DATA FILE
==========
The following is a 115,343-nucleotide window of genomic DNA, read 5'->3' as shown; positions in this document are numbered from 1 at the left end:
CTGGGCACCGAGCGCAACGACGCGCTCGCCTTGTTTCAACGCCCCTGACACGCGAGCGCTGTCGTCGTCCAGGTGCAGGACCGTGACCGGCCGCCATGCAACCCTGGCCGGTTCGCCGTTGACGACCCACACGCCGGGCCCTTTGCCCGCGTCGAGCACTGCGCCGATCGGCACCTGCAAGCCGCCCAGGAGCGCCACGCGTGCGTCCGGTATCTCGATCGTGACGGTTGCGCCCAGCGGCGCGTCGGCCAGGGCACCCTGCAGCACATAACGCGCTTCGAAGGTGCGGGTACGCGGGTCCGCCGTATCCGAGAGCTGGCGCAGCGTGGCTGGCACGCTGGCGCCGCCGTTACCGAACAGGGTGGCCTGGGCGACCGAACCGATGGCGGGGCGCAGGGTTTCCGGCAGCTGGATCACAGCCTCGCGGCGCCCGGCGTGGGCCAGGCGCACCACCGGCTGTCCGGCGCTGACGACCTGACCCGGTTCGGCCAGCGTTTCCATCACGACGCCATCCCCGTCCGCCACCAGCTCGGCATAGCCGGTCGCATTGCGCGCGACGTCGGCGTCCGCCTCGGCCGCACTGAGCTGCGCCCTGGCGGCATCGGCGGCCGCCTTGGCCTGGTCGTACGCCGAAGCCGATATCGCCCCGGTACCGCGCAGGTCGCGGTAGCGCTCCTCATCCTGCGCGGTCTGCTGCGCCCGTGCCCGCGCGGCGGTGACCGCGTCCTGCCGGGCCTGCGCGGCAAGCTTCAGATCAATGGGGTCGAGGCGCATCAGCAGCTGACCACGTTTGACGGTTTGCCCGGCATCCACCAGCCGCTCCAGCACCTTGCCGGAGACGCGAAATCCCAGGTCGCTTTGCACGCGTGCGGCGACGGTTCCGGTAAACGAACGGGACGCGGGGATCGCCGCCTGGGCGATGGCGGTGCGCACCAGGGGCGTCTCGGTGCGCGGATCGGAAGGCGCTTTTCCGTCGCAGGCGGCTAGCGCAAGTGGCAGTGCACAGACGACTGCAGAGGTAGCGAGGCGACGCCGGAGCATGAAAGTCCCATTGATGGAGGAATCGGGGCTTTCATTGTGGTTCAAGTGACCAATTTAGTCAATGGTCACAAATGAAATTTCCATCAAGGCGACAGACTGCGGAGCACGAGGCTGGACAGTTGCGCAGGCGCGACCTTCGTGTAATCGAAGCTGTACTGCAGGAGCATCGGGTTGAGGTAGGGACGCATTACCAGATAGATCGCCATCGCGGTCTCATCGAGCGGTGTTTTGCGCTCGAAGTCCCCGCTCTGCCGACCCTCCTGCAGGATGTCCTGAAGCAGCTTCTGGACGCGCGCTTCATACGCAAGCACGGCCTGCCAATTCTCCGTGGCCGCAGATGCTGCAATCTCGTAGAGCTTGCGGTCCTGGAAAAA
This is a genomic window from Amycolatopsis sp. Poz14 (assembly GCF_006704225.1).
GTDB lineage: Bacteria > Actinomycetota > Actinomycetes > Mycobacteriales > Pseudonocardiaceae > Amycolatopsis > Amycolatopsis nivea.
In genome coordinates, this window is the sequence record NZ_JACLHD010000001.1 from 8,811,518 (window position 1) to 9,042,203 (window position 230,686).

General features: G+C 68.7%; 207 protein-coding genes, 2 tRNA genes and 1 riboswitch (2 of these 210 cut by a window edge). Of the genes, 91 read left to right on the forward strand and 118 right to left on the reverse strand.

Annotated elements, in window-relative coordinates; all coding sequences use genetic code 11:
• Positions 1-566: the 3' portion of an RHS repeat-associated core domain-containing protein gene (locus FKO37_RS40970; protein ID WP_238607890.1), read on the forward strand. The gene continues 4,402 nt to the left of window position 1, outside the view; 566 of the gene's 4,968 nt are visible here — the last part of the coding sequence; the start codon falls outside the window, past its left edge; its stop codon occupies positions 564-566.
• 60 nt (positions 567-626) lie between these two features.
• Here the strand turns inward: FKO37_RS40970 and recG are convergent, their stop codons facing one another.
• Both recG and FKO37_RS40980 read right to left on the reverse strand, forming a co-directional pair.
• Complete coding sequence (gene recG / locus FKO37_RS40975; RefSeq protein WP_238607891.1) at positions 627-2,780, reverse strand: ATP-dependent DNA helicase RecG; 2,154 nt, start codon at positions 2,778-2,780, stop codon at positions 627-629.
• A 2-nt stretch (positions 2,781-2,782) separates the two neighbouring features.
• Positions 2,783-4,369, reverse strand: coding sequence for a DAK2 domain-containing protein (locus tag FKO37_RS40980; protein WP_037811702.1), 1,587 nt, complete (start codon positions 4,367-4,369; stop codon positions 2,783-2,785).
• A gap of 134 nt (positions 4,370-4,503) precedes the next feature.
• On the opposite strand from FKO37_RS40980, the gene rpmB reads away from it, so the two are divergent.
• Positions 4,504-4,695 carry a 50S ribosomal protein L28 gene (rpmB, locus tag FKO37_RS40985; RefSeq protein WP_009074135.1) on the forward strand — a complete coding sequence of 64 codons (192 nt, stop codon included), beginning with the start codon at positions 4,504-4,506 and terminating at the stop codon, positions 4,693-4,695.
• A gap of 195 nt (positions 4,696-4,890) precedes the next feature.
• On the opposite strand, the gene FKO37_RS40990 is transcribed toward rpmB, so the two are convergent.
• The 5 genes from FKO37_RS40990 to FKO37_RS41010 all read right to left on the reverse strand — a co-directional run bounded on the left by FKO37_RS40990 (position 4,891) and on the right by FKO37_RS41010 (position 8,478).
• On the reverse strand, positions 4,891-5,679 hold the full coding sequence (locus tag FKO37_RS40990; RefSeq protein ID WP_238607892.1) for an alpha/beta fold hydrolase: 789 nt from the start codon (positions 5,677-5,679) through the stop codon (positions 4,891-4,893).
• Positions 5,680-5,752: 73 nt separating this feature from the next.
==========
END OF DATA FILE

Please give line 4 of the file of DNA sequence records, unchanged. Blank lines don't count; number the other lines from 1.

GTDB lineage: Bacteria > Actinomycetota > Actinomycetes > Mycobacteriales > Pseudonocardiaceae > Amycolatopsis > Amycolatopsis nivea.